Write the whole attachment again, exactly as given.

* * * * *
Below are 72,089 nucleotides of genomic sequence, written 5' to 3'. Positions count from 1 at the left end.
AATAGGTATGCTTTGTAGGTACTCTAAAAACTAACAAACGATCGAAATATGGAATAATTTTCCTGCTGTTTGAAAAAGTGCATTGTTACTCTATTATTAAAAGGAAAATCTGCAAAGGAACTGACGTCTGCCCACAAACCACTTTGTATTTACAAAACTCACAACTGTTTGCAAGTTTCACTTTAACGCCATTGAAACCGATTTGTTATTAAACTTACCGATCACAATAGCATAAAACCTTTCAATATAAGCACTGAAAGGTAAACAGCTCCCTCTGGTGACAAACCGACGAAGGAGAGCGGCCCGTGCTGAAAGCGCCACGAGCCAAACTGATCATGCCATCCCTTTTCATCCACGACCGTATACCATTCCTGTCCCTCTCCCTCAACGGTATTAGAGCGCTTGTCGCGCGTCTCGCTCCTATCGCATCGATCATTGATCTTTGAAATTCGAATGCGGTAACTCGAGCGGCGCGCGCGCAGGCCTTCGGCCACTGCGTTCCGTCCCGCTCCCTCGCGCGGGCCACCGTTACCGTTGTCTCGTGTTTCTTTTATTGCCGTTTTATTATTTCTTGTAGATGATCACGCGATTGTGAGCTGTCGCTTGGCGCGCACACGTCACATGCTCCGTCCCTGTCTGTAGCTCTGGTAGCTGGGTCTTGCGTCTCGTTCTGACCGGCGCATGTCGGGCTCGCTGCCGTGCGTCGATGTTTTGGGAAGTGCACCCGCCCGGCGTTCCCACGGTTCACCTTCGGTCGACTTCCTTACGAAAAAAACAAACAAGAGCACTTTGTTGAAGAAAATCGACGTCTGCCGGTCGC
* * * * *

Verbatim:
Below are 72,089 nucleotides of genomic sequence, written 5' to 3'. Positions count from 1 at the left end.
AATAGGTATGCTTTGTAGGTACTCTAAAAACTAACAAACGATCGAAATATGGAATAATTTTCCTGCTGTTTGAAAAAGTGCATTGTTACTCTATTATTAAAAGGAAAATCTGCAAAGGAACTGACGTCTGCCCACAAACCACTTTGTATTTACAAAACTCACAACTGTTTGCAAGTTTCACTTTAACGCCATTGAAACCGATTTGTTATTAAACTTACCGATCACAATAGCATAAAACCTTTCAATATAAGCACTGAAAGGTAAACAGCTCCCTCTGGTGACAAACCGACGAAGGAGAGCGGCCCGTGCTGAAAGCGCCACGAGCCAAACTGATCATGCCATCCCTTTTCATCCACGACCGTATACCATTCCTGTCCCTCTCCCTCAACGGTATTAGAGCGCTTGTCGCGCGTCTCGCTCCTATCGCATCGATCATTGATCTTTGAAATTCGAATGCGGTAACTCGAGCGGCGCGCGCGCAGGCCTTCGGCCACTGCGTTCCGTCCCGCTCCCTCGCGCGGGCCACCGTTACCGTTGTCTCGTGTTTCTTTTATTGCCGTTTTATTATTTCTTGTAGATGATCACGCGATTGTGAGCTGTCGCTTGGCGCGCACACGTCACATGCTCCGTCCCTGTCTGTAGCTCTGGTAGCTGGGTCTTGCGTCTCGTTCTGACCGGCGCATGTCGGGCTCGCTGCCGTGCGTCGATGTTTTGGGAAGTGCACCCGCCCGGCGTTCCCACGGTTCACCTTCGGTCGACTTCCTTACGAAAAAAACAAACAAGAGCACTTTGTTGAAGAAAATCGACGTCTGCCGGTCGC